Book Collecting Guide
Little Golden Books - Collection and First Edition Identification
Before then, children’s books of the 1930s and 1940s were generally large, cumbersome and expensive. They were selling for $2-3 each when a loaf of bread cost just ten cents!
While looking for new book ideas for the children’s division of Western Publishing Company, Georges Duplaix came up with the concept behind Little Golden Books - small, colorful, durable, affordable books made just for kids. The marketing concept behind Little Golden Books was different as well. Instead of just being sold in bookstores, Little Golden Books were sold in grocery stores, train stations, five-and-dimes - places children and parents were likely to be shopping together.
Simon & Schuster first published the series, with Western Printing and Lithographing Company in Racine, Wisconsin doing the printing. The Little Golden Books were printed in September 1942 and for sale in stores in October. One and a half million books were sold in just five months.
With an initial series of twelve titles each having a print run of 50,000 copies, the first Little Golden Books were priced at a very affordable 25 cents each. Each book consisted of 42 pages, with 28 pages printed in two-tone color and 14 in four-tone color, a tactic which helped the publisher save money.
The first twelve books published in 1942 were:
Three Little Kittens by Masha
Bedtime Stories by Gustaf Tenggren
Eloise Wilkin’s Mother Goose by Eloise Wilkin
Prayers for Little Children by Eloise Wilkin
The Little Red Hen by Evelyn M. Begley
Nursery Songs by Leah Gale
The Alphabet from A to Z by Leah Gale
The Poky Little Puppy by Janette Sebring Lowrey
The Animals of Farmer Jones by Leah Gale
This Little Piggy and Other Counting Rhymes by Phyllis Fraser
A few facts:
The eighth book in the initial Little Golden series, The Poky Little Puppy, ranks today as the best-selling children’s book of all time with over 14 million copies sold.
The first price increase for Little Golden Books occurred in 1962 when they went up to 29 cents.
By 1967 more than 200 individual Little Golden Book titles had sold 1 million copies each.
The sixties also marked a new Little Golden Books focus on popular Saturday morning cartoon series like Huckleberry Hound and The Flintstones.
In the 1970s, a Little Golden Book cost 59 cents. In 1971, the popular Sesame Street title The Monster at the End of this Book was published, and in 1974 Little Golden Books about Barbie made their debut.
The 1980s marked the 40th anniversary of Little Golden Books, and in 1986 the One Billionth Little Golden Book was printed and sold with a price of 89 cents.
On the 50th anniversary, the books were retailing for around $1.99, and the company reported that they had sold one and a half billion Little Golden Books.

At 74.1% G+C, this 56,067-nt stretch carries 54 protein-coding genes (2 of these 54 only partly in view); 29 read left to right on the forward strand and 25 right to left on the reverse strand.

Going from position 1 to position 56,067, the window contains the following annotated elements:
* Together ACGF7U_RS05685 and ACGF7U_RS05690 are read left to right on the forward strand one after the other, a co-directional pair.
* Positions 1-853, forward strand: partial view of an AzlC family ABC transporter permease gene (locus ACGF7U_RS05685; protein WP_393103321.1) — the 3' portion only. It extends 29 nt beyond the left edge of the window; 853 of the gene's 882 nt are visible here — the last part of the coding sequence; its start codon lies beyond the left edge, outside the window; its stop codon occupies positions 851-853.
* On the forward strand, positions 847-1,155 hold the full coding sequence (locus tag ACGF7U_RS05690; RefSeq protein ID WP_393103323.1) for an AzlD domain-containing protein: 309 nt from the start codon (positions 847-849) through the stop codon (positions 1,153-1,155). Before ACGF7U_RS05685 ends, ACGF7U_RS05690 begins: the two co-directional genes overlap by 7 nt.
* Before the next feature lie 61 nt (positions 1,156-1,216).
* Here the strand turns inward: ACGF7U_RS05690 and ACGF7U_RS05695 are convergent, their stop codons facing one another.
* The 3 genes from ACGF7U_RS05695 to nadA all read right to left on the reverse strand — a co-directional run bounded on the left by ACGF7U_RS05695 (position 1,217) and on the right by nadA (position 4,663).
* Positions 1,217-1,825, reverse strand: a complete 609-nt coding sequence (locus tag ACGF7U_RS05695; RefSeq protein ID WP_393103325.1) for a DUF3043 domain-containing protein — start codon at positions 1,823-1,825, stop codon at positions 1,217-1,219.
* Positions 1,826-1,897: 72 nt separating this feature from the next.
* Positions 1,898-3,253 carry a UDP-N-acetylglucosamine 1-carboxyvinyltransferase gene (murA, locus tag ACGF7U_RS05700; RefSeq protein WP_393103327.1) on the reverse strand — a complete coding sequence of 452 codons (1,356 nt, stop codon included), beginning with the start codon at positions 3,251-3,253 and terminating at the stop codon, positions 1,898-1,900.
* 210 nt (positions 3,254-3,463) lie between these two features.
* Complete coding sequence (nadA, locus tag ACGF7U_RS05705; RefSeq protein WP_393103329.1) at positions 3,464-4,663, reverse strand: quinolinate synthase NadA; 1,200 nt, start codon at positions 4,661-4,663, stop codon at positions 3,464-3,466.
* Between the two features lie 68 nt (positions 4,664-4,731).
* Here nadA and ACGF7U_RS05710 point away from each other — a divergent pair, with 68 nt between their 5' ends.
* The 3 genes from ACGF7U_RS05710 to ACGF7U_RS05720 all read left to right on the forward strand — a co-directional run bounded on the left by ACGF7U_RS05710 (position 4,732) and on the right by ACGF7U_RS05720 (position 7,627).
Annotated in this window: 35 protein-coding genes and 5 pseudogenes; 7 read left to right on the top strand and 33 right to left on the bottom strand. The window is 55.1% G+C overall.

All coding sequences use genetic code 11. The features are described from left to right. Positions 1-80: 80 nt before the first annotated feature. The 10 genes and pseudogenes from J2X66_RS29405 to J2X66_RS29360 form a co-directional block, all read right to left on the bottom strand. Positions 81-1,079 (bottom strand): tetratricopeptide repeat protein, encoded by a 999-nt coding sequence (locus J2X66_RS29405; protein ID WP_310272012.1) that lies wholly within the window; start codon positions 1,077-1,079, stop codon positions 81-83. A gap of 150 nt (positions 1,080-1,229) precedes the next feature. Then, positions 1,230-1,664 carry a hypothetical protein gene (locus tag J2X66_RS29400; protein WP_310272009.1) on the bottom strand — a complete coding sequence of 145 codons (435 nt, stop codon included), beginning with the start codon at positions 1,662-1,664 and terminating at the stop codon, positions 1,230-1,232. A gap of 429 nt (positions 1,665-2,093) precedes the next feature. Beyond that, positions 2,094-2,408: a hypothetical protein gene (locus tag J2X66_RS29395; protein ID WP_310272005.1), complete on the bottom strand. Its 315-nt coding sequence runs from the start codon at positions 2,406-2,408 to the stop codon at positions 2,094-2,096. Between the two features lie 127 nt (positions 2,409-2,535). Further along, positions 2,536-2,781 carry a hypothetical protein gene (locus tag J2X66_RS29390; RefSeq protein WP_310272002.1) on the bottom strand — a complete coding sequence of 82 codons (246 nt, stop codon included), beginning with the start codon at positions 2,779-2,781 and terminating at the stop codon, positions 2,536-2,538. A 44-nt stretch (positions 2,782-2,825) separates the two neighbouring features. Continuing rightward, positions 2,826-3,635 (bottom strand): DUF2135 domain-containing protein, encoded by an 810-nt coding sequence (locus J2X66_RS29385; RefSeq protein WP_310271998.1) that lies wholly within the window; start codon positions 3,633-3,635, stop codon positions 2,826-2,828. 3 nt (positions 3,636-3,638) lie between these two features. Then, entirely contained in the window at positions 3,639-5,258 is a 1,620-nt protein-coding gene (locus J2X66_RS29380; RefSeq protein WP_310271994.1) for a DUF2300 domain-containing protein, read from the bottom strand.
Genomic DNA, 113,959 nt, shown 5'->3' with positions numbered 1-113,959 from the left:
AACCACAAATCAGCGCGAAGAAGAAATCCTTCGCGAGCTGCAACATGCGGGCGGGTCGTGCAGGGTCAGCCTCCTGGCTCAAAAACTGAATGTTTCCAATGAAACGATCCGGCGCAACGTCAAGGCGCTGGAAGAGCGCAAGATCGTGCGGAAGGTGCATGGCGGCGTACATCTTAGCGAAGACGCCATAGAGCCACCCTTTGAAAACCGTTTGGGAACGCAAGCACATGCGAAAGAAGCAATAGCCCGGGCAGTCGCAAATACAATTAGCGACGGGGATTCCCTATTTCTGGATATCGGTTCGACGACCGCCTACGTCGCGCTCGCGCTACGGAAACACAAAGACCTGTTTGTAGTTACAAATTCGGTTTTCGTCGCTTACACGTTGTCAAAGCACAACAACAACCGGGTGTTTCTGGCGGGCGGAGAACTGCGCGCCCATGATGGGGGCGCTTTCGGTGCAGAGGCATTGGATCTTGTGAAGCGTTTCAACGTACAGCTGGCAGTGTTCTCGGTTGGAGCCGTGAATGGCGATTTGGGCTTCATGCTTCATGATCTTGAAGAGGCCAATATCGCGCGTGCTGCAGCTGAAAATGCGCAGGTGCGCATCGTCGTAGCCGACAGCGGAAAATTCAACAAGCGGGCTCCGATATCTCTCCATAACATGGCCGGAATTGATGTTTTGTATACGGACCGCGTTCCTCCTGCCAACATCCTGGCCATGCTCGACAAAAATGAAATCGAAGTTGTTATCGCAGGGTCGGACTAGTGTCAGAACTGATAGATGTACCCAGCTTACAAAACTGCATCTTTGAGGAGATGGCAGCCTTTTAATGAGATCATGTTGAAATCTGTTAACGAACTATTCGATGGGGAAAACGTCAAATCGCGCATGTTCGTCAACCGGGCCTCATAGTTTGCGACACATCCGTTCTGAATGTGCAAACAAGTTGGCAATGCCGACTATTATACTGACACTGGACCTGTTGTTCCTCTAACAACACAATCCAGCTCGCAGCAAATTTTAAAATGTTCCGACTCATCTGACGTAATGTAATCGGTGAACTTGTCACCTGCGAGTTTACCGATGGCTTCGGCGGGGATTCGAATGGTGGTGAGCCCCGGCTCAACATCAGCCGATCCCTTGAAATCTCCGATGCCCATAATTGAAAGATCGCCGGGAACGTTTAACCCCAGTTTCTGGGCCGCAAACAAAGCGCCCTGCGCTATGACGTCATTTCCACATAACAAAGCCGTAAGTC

By the 60th anniversary, over 1,200 unique Little Golden Book Titles had been released as well as the reprinting of the popular classic titles.
Collecting Little Golden Books:
One of the most endearing and special characteristics of the Little Golden Books that was different from other books at the time was the endpapers declaring “This Book Belongs To:” This gave children a sense of ownership and agency at an especially difficult time as the country was just coming out of the Great Depression and had entered World War II. Many families could not afford to buy books for their children, and if they did they were certainly not written in. But the Little Golden Books, at 25 cents, with their sturdy cardboard covers, were meant to be owned and inscribed by children.
However, this means that it is quite a difficult task to find a first edition Little Golden Books without an inscription, doodles, scribbles, and other toddler-related marginalia. The most collectible copies are in mint condition.
Identifying First Editions:
Although the series originated with Simon & Schuster publishing, over the years multiple companies have taken over the brand. Random House acquired Little Golden Books in 2001. Little Golden Books are currently published by Penguin Random House and they retail for $4.99.
Little Golden Books did not adopt a number line until 2001 so identifying an early first edition can be complicated. Generally, Little Golden Books have the initial publishing date printed on the copyright page, so if the edition you have was published in 1942 but reprinted in 1992, it would still say 1942.
The Little Golden Books printed through 1947 have the edition printed on the first pages. After 1947, letters were used to mark edition, A being first, B being second, and so on. From 1947 to 1970, one letter near the spine in the lower right corner noted the edition. From 1971 to 1991, they were printed with a series of letters on the first few pages of the book to identify the edition - the letter farthest to the left indicates edition number. Between 1991 and 2000, Roman numerals were used to note the year printed, followed by the letter A if it was the first edition, and R if it was a ‘revised’ edition.